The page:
Life After Katrina
Our first Christmas as displaced persons.
This article is part of an ongoing series by Blake Bailey, a New Orleans resident who lost everything in Hurricane Katrina. Click here to read more of his dispatches.
Our first post-Katrina Christmas was a time to reflect on rather mixed blessings. On the one hand, we were moving out of our ghastly, beige-walled Windmeadows apartment into a lovely old Victorian house in the most idyllic neighborhood in Gainesville, Fla., the result of an extraordinary turn of events reported in my last column. On the other hand, well, we were moving again—the fifth time since becoming refugees, if you count every major stop along the way, and the sixth time if you count our (hellish) move to New Orleans only two months before the storm. Our toddler daughter, Amelia, suffers the most. Even our bleak cells at Windmeadows had begun to seem like home to her after seven weeks or so, and as the furniture vanished around her—again—she became more and more frantic. "Isn't this nice?" we kept asking her at the Victorian house, but by then she was in no mood to appreciate the book-lined walls and antique furniture (obscured to her, in any case, by a mass of unopened boxes). She clung to her mother and whimpered. Two days later, just as she was starting to settle down a bit, we piled into a car and drove off to the airport for our Christmas vacation. When Amelia saw a baggage handler wrapping her car seat in plastic, she let out a howl that widened every eye within a 50-yard radius.
We spent the holidays mostly at my mother's house in Norman, Okla., though my wife and daughter also drove to Fayetteville, Ark., to visit my father-in-law and his wife, Debby, for a couple of days. Amelia didn't seem to remember any of these good people since it's been almost a quarter of her lifetime since she saw them last (shortly after the hurricane). She greeted them with a sort of wary, furrowed look, ducking into her mother's bosom, but eventually she warmed up amid the cooing and coaxing and whatnot. She had no problem, however, recognizing our dog and cat—fellow refugees who now live with my mother in the country. Both were Amelia's best companions before her world was turned upside down, and besides, they have far more distinctive markings than her grandparents. Babbling ecstatically and wagging her arms, Amelia pursued the animals all over my mother's house: The cat cringed and hid; the dog submitted to the odd pat before slinking away with a nervous sigh. To them, no doubt, our daughter represents a dangerous past.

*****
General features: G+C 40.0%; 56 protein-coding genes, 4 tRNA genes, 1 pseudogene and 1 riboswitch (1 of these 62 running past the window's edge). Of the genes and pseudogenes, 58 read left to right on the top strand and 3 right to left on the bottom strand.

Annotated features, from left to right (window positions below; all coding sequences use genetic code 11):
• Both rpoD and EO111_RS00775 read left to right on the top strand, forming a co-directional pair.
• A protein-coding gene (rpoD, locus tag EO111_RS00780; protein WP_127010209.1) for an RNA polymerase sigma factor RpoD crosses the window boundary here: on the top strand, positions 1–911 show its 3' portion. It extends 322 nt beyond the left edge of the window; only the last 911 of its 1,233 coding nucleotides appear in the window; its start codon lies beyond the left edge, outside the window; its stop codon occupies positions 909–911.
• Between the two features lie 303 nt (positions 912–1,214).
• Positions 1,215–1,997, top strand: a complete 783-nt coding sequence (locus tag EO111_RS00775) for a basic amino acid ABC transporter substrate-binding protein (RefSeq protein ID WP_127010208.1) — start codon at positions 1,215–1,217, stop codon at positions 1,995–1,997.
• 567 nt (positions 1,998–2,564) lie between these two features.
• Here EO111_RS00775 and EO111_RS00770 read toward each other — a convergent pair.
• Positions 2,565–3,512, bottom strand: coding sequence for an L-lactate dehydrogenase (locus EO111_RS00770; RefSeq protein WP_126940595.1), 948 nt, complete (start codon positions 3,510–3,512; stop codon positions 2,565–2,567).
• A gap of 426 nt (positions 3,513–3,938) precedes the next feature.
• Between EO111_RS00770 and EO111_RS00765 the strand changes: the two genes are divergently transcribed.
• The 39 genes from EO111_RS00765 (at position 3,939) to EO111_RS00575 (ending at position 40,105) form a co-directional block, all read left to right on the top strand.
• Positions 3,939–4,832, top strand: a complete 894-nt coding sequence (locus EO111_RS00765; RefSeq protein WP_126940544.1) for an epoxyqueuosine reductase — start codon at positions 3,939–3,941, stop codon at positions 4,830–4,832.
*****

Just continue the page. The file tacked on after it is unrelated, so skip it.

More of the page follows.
The day after we returned to Gainesville—Dec. 29—I drove nine hours, alone, to New Orleans. The main reason for the trip was an old tradition: Every year since graduating from Tulane, no matter where in the world we happen to find ourselves, my friend Les and I have met in New Orleans around the New Year. Les and his wife, Lee, have lived abroad for many years (presently in the Netherlands) and hadn't visited the city since the hurricane. That night, when I met them at the Carousel Bar in the French Quarter, they seemed subdued.
"This city is toast," Les said as we settled onto our stools.
He and Lee had spent much of the day at an old Uptown haunt, the Mayfair Bar, where they'd encountered a self-proclaimed mold specialist. This man was a dire pessimist. In terrifying detail he described how lethal mold spores luxuriate in the mucus membrane for five years or so, then you get sick and die. Anybody who had entered a moldy house without a certain kind of gas mask—not the $40 kind, but the $60 kind—was doomed. Mark my words, the man had said: Within five years, the population of New Orleans will be decimated by killer mold.
"But Les," I said. "I spent days in my moldy house without any kind of gas mask at all. I mean, it was too damn hot to wear a gas mask."
He and Lee looked at each other.
"You're doomed," said Les.
Lee nodded. "According to this guy anyway."
Blake Bailey is the author of Cheever: A Life.